Outsourcing Trends

Outsourcing Trends

How Can My Lab Make More Money?

Some of the Science Exchange team recently went to AAAS – the American Association for the Advancement of Science. While there, I went to several sessions that talked about the composition of research teams and the dedication they have to have applying for grant after grant, and often times not hearing back for months at a time, only to then see those months of hopes dashed when they are denied funding.

The NIH reports that the average research grant success rate for fiscal year 2012 was 18%. 

Eighteen percent. For every 100 research teams to apply, there were 82 who didn’t receive an award. There’s also the trend that shows the increase in applications from FY 2011 to 2012:

NIH grant award statistics for fiscal year 2011 to 2012.

There are also other considerations like the NIH simply not having the budget they used to have, and it doesn’t look like it’s getting any better according to their fiscal policy notification stating there would be no inflationary increases in FY2012 or future years.

We’ve had several labs on Science Exchange intimate that because of this perfect storm of non-funding, they would have to drastically downsize or shut their doors entirely if it weren’t for their ability to accept external work.

A fee-for-service marketplace model just makes sense because it allows the acceptance of payment for services rendered. I realize that the research community has previously been built on one-sided favors and middle authorships, but that model is unsustainable, increasingly inefficient, and frustrating if you are on the side doing the work and not getting the publication. The University of Michigan also found no correlation that an NIH awarded grant equals productivity, citing the small award percentage as a limiting factor.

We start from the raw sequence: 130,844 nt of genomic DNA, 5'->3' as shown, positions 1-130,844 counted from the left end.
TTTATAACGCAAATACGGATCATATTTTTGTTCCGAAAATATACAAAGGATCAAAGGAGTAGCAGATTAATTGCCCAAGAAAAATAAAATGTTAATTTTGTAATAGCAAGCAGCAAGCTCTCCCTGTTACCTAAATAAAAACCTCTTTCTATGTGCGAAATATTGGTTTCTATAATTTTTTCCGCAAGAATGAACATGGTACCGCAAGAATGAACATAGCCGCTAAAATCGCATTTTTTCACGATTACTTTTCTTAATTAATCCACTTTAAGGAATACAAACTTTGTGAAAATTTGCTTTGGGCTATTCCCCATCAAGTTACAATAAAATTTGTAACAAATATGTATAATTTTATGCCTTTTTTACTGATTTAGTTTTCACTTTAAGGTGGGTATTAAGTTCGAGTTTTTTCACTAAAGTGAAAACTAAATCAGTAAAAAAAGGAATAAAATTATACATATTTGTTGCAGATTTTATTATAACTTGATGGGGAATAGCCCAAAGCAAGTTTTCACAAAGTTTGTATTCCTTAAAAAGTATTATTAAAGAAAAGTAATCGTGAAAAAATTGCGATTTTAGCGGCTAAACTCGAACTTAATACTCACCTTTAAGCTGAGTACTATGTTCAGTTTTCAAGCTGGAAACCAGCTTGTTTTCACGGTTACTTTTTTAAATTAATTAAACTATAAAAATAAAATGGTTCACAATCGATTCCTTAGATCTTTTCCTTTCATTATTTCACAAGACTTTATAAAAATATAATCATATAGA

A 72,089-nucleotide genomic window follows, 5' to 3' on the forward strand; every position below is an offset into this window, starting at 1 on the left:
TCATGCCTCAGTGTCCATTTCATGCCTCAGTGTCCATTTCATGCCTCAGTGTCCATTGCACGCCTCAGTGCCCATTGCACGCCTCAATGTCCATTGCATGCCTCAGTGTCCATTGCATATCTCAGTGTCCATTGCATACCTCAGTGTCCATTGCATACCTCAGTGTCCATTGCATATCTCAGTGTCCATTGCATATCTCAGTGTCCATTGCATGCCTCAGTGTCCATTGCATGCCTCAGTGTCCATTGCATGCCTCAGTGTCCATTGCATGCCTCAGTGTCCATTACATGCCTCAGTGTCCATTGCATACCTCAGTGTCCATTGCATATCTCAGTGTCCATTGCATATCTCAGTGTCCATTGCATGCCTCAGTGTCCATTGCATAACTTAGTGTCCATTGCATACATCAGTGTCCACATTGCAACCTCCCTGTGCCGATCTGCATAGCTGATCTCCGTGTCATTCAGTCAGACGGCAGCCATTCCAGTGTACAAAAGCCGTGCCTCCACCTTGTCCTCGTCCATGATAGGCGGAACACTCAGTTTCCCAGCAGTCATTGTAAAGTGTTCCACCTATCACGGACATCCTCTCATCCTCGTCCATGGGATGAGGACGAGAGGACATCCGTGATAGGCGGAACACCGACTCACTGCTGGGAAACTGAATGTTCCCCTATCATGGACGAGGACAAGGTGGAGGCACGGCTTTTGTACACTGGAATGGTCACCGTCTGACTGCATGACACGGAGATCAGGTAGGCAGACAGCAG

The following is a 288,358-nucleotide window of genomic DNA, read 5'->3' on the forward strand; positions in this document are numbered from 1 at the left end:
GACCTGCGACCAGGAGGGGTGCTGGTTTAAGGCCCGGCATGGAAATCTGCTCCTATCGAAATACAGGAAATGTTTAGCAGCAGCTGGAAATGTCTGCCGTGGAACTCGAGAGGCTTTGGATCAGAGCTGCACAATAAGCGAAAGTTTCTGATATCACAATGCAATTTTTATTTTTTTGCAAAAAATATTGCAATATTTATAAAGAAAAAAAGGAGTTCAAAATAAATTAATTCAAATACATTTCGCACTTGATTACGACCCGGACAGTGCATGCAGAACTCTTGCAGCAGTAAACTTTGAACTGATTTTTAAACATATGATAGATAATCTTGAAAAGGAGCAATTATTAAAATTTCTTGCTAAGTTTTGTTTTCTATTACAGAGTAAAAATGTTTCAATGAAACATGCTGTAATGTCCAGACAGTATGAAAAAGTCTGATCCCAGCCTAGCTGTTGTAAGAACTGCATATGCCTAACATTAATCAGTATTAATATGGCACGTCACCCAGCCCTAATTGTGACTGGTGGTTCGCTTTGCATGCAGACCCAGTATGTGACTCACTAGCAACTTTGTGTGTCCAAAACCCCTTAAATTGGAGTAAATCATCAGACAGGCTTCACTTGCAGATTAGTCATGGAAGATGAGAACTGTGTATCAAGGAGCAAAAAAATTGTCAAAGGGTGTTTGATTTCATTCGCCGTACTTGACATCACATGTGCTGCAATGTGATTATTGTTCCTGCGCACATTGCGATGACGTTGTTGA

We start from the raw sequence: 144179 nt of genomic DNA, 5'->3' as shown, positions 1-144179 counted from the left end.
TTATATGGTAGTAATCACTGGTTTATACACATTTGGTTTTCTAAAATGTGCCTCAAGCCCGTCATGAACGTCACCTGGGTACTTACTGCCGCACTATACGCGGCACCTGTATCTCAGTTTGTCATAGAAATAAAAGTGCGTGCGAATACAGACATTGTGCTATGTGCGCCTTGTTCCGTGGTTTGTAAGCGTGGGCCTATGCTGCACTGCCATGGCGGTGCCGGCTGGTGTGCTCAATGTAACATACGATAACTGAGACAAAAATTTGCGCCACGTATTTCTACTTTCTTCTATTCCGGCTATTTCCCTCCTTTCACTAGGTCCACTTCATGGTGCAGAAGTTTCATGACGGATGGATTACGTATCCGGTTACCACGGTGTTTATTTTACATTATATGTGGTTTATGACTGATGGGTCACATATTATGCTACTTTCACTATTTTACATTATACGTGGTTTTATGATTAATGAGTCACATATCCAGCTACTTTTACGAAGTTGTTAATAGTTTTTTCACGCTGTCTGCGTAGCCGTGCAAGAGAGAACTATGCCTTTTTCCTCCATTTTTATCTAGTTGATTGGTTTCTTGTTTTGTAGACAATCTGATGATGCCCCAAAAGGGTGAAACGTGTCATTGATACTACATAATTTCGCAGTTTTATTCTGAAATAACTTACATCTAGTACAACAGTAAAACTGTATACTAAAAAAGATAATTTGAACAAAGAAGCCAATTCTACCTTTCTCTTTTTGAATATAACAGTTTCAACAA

Even if you are a commercial lab, there are so many limiting factors: properly educated technical staff, equipment cost, and equipment availability to name a few. You shouldn’t have to turn down work because the one instrument you have for that service is in use. Using external expertise to bolster your ability to take on new work is a logical next step to expand your reach and influence with your customers.

It’s time to look at other ways to supplement your funding. It’s time to become self-sufficient in a way that was never possible before. Your lab can increase its revenue, run its instruments at capacity, and reach researchers that would not otherwise be able to efficiently access your expertise. The choice is clear. Market-based collaboration is sorely needed and we are proud to be leading the charge.

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Brianne Villano


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